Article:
Autumn Sky Artwork- First Release of a New Photographic Project

Today I’m going to depart from my usual topics in order to talk about and show you some photographic artwork I’ve been working on. I’m including a digital image, plus the same print under two different lighting conditions.

image of the artwork
Autumn Sky 0A01, digital image with border.

The photograph, or artwork, that I’m showing you in this post belongs to a specific project I began about a year and a half ago. The piece is called Autumn Sky 0A01. It’s part of a large, ongoing project employing a specific type of experimental photography. I’ve finally arrived at the point where I can begin making making some pieces available as prints. Autumn Sky 0A01 is the first to be available as a print.

With respect to prints, I plan to release approximately one piece per season for the foreseeable future.

Autumn Sky 0A01 is an image I really enjoy, and it seems perfect to release in October. In fact I realized not long ago that I had begun mentally referring to it as “October Sky,” and it really is an October sky. To be specific, it’s an October sky from last year, that is, from 2022.

We had an amazing October last year. The color show lasted a long time. And we had a good number of days that were at the same time sunny, breezy, and cool, with the autumn colors in full swing. That’s one thing I remember from last year: the movements of those leafy, colorful boughs against the sky. (Although having said that, I immediately wonder if it isn’t something I remember from most autumns? Maybe so, maybe not.)

image of the artwork
Photographic print, artificial interior lighting, mixing warmer and cooler light sources.

Concerning this particular image, one thing that strikes me about it is a sense of time. Of persistence across time, but also change and variation, and return as well. Partly this comes from the movement it portrays, expresses, and captures. There’s a kind of overall sense of movement expressed perhaps just from the look of it, from the lines and so forth. There’s also a movement from the blurring effects; this is perhaps movement in a more literal way. And then there’s the evocation of time and movement from where you find the same branch, for example, in slightly different places.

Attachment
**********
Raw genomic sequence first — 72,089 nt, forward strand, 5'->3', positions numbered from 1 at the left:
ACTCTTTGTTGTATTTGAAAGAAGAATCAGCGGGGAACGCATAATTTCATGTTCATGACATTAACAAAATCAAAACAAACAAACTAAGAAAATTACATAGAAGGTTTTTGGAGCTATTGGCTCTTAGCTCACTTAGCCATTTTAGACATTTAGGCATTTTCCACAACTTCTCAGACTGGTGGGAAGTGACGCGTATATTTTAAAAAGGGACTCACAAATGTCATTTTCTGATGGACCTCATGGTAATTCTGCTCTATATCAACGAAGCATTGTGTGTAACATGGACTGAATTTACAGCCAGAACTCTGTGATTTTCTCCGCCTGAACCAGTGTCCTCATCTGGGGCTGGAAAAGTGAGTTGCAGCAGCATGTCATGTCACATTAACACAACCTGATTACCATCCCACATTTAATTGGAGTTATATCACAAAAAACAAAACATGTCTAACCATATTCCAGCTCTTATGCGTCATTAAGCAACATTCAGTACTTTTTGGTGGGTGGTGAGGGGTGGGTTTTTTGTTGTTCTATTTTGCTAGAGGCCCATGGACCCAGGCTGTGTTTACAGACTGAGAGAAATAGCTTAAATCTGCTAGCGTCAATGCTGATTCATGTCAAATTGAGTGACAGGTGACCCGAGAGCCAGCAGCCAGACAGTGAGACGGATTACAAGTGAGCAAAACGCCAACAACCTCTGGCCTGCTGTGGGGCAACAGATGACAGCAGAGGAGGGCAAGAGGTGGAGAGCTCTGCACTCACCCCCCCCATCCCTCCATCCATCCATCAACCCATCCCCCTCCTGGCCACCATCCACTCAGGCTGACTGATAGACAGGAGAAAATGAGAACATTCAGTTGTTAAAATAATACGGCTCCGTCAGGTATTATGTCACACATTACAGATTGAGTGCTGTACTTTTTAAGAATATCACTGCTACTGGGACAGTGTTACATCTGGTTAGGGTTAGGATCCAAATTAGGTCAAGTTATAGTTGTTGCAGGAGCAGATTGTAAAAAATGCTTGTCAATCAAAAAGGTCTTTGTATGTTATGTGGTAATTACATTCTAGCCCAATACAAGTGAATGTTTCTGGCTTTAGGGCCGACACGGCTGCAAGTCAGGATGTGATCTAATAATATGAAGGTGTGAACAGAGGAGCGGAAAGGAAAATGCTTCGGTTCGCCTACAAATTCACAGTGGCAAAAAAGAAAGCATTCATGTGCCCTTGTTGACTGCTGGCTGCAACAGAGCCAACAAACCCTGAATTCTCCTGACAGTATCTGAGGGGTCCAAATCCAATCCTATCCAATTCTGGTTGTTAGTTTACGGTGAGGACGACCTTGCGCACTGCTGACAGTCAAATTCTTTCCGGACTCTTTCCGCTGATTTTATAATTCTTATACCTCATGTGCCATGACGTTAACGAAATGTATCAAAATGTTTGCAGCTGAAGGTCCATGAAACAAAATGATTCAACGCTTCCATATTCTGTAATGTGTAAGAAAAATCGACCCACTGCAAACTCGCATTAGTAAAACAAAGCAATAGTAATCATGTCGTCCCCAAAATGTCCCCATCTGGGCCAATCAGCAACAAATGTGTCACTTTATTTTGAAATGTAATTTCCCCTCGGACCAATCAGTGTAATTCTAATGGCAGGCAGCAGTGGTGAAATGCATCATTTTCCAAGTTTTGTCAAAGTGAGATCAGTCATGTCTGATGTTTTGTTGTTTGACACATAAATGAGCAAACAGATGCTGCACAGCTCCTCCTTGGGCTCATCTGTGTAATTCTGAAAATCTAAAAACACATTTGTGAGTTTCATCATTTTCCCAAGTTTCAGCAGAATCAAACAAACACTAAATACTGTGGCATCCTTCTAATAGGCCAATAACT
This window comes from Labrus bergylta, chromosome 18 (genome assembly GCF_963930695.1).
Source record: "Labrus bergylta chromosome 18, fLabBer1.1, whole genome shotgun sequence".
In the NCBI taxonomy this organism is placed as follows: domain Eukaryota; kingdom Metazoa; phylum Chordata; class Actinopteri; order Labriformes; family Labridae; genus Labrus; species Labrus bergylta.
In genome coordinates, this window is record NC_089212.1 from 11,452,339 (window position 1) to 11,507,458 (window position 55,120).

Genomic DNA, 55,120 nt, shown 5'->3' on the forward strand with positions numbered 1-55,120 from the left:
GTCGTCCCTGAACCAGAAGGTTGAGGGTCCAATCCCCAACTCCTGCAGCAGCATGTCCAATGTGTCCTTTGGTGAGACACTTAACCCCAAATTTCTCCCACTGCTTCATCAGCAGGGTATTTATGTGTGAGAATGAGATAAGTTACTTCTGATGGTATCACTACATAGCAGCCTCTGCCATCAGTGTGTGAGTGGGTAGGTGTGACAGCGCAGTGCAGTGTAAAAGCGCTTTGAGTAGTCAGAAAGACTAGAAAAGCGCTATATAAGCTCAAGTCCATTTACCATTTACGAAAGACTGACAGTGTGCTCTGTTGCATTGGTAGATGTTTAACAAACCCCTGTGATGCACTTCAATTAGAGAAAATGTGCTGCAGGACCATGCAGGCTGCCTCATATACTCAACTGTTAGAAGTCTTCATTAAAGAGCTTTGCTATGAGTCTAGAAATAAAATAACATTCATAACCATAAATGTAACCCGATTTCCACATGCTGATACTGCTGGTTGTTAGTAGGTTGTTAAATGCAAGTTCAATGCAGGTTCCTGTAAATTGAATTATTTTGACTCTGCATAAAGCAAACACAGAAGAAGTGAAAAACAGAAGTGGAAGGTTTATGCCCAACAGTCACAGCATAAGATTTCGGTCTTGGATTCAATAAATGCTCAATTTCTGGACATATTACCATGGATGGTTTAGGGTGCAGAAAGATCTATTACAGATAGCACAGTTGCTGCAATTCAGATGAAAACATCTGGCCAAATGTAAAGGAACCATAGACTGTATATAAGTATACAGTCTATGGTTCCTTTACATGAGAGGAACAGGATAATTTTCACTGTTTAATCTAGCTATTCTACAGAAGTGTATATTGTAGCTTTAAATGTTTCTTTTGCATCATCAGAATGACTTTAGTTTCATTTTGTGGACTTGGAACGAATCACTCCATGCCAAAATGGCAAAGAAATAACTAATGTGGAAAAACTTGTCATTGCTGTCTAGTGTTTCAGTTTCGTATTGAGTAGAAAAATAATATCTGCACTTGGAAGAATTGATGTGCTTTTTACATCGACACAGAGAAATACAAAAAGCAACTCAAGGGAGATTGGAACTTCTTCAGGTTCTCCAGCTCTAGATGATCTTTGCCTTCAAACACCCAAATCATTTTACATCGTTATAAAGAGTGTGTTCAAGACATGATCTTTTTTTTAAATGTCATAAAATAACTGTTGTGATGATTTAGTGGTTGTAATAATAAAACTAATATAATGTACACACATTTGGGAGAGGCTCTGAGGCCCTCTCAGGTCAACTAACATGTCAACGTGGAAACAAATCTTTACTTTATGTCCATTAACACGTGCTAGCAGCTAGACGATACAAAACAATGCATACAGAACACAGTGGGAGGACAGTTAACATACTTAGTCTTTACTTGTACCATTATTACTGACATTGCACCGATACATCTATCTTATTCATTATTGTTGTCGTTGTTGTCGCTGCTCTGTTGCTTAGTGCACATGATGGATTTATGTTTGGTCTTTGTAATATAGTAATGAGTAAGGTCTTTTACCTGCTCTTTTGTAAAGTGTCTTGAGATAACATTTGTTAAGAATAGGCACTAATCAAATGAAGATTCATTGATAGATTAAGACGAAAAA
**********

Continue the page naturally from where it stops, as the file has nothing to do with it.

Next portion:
That last element expressing time — the multiple exposure elements of the image — also evokes a sense of multiplicity of perspectives. I don’t mean perspectives as in opinions, but more literally: specific visual perspectives on the same subject, and by implication, multiple physical locations with respect to the person viewing the subject. From this there’s a sense of many different realities, actual or potential, that the same subject exists in and through.

That in turn may even hint at, well, not just this particular scene, tree, perspective, viewer, viewing place, or time, but perhaps even autumn sky “as such.” Not as an exemplar (a defining example) or as a specific defining feature, but through beginning to visually-aesthetically suggest all autumn colorful-boughs-against-skies. The scholar and essayist Francois Jullien writes of something like this in his book In Praise of Blandness, although it is with respect to more minimal and “bland,” and of course far, far superior, artworks.

Lastly, to me there is something spiritually expressive and evocative in this image. I really don’t know how to explain what I feel or mean here. I don’t quite know what to point to in the image, either. But I do at least want to mention it. I feel it’s an important part of what makes this Autumn Sky piece more than merely decorative, although it’s definitely, and quite intentionally, decorative as well.

image of the artwork
Same print, outdoors, natural light under overcast (grey-sky cloudy) conditions

As I mentioned, the release of this piece as photographic prints initiates a new phase of a project I’ve been working on for some time. I’ve opened an Etsy shop to be my primary means of selling these bordered prints. At present, the orders from this Etsy online storefront only ship within the United States. Orders to locations outside the United States will still be possible but for the time being, I’m using a different service for those orders. Specifically, I’m using the print-on-demand company RedBubble for “international” (outside the U.S.) orders. The main downside is that RedBubble offers photographic prints only without borders, so for now international orders will have to make do with the more common, borderless style of photographic print.

SeekerFive creates expressive photographic artwork, and has opened a new Etsy shop.

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